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DENIN Environmental Fellows
New DENIN Environmental Fellows are (from left) Kyra Kim, Amanda Rosier, Matt Fischel, Margaret Capooci and Mohammad Afsar.

New DENIN Fellows announced

Photo by Kathy F. Atkinson

DENIN welcomes fourth cohort of doctoral fellowship recipients

The Delaware Environmental Institute (DENIN) at the University of Delaware has selected its fourth class of DENIN Environmental Fellows. The two-year fellowship supports doctoral students whose research interests demonstrate a bridge between science and society.

Five recipients were chosen following a rigorous selection process that included a written research proposal and an interview for finalists. Candidates were expected to demonstrate an ability and commitment to communicating and transferring the benefits of their research to the wider world, in addition to the intellectual merit of their research proposals.

“We fully expect that the DENIN Fellows will become the environmental leaders of tomorrow,” said Jeanette Miller, associate director of DENIN. “We continue to be inspired by the talent and commitment to the environment shown by all the applicants each year and epitomized in this year’s recipients.”

Four of this year’s fellowships are supported by a grant from the Unidel Foundation that focuses on building UD’s capacity in biogeosciences, an interdisciplinary field of science that studies the interactions between geological and biological processes. Additional support for the DENIN Environmental Fellows program is provided by private philanthropy and the National Science Foundation through the Delaware Established Program to Stimulate Competitive Research (EPSCoR).

The DENIN Fellows for 2017–19 include the following students:

Mohammad Afsar earned his bachelor’s and master’s degrees from the University of Dhaka, Bangladesh. He is currently working with Yan Jin, professor of plant and soil sciences, to understand the interactions between colloids and soil organic matter under dynamic redox conditions, which frequently exist in wetlands. His research will contribute to improved understanding of how organic matter is released and transported in these environments.

Margaret Capooci earned her bachelor’s degrees in environmental science and philosophy from the University of Scranton. She is a doctoral student in the Water Science and Policy Program working with Rodrigo Vargas, assistant professor of plant and soil sciences. She is working to understand the patterns and mechanisms behind carbon dioxide, methane and nitrous oxide emissions from wetland soils. Since these are greenhouse gases, understanding the processes that lead to their release to the atmosphere will increase our ability to predict climate change impacts.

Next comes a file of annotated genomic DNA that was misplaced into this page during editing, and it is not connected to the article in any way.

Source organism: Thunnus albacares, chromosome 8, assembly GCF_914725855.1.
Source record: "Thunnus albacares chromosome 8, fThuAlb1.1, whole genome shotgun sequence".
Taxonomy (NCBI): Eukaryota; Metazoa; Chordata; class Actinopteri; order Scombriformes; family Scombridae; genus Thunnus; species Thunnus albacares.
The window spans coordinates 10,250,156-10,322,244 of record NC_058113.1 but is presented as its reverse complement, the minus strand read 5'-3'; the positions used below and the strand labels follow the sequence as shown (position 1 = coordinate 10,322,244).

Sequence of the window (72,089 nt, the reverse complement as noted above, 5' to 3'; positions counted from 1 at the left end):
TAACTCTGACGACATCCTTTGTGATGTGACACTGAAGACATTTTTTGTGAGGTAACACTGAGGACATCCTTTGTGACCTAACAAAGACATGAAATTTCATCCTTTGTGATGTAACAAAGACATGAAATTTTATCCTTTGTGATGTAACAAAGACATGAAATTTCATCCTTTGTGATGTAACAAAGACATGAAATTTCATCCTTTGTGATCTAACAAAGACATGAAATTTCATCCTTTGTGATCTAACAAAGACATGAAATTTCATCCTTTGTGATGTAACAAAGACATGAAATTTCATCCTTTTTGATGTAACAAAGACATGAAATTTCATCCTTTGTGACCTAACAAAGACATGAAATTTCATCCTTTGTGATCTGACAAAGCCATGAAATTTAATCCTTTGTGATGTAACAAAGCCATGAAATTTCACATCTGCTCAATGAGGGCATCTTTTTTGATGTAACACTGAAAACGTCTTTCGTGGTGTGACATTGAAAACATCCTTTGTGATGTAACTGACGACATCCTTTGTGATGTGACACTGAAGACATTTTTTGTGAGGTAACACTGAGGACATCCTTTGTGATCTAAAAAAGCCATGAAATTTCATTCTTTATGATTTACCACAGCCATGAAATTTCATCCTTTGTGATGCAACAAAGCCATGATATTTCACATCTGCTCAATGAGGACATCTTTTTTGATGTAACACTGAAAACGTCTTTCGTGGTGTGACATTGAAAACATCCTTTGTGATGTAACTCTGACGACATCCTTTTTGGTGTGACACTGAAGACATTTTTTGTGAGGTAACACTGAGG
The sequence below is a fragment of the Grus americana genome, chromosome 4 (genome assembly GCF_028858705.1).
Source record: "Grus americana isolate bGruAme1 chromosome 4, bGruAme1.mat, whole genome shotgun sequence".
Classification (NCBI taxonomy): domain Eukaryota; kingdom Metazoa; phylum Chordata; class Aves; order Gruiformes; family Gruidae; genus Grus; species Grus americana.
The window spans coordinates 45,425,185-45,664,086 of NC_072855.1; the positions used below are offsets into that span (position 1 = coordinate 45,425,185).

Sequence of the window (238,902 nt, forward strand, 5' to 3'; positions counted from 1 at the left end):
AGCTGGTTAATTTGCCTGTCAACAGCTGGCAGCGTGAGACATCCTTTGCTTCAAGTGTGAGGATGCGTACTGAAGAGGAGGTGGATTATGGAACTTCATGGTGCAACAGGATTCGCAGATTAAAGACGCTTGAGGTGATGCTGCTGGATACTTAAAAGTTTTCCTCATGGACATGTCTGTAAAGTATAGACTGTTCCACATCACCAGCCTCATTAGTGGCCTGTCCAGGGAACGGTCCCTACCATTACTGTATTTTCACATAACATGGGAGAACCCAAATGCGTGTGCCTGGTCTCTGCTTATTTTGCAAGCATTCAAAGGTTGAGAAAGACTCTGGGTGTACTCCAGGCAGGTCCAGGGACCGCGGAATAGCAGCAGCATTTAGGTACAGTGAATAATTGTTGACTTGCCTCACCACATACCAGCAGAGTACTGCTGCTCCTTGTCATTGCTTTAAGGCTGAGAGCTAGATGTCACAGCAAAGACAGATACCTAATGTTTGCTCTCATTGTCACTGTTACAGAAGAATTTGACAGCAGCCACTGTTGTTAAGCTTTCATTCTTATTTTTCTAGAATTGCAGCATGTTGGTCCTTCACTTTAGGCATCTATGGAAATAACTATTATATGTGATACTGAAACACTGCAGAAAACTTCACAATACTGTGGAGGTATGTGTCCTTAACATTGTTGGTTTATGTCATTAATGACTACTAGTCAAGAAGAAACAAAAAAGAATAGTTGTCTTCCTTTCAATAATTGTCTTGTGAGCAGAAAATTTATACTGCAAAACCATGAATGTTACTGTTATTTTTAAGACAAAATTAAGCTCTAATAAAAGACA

Matthew Fischel earned dual bachelor’s degrees in environmental soil science and natural resource management from the University of Delaware. He is working with Donald Sparks, S. Hallock du Pont Chair in Soil and Environmental Chemistry, researching how sea level rise will affect arsenic mobility and sequestration in marsh soils and vegetation. These studies will help guide the future management of coastal wetlands in Delaware and abroad to mitigate marsh contaminant release with future climate change.

Kyra Kim is a native of South Korea. During her bachelor’s degree program at the University of Texas at Austin, she was drawn to the study of water science, policy and management. In the Department of Geological Sciences at UD, she works with Holly Michael, associate professor, and William Ullman, professor, to understand how sandy beaches regulate the flow and quality of nutrient-rich groundwater from coastal aquifers to the oceans.

Amanda Rosier earned her bachelor’s degree in microbial ecology from the University of Montana. She worked at the Montana Department of Natural Resources Conservation’s plant nursery and then North Creek Nurseries in Pennsylvania prior to joining the plant root biology lab of Harsh Bais, associate professor of plant and soil sciences. Her work focuses on the complex, below-ground interactions of beneficial bacteria with plant roots, particularly interactions that improve plant health. Understanding these positive interactions could lead to reduced fertilizer and pesticide use and more sustainable agriculture.

More information about the DENIN Environmental Fellows program is available on the program webpage, including profiles of past recipients, information for prospective donors who wish to support the program and application information in the late spring.


The Delaware Environmental Institute (DENIN), founded at the University of Delaware in 2009, is an interdisciplinary incubator of research, knowledge and solutions specifically dedicated to safeguarding the environment and addressing environmental issues. DENIN provides academic, government and industrial partners broad access to experts from multiple disciplines in a collaborative effort to advance environmental science, promote environmental education and devise innovative, multidimensional strategies for environmental sustainability. 

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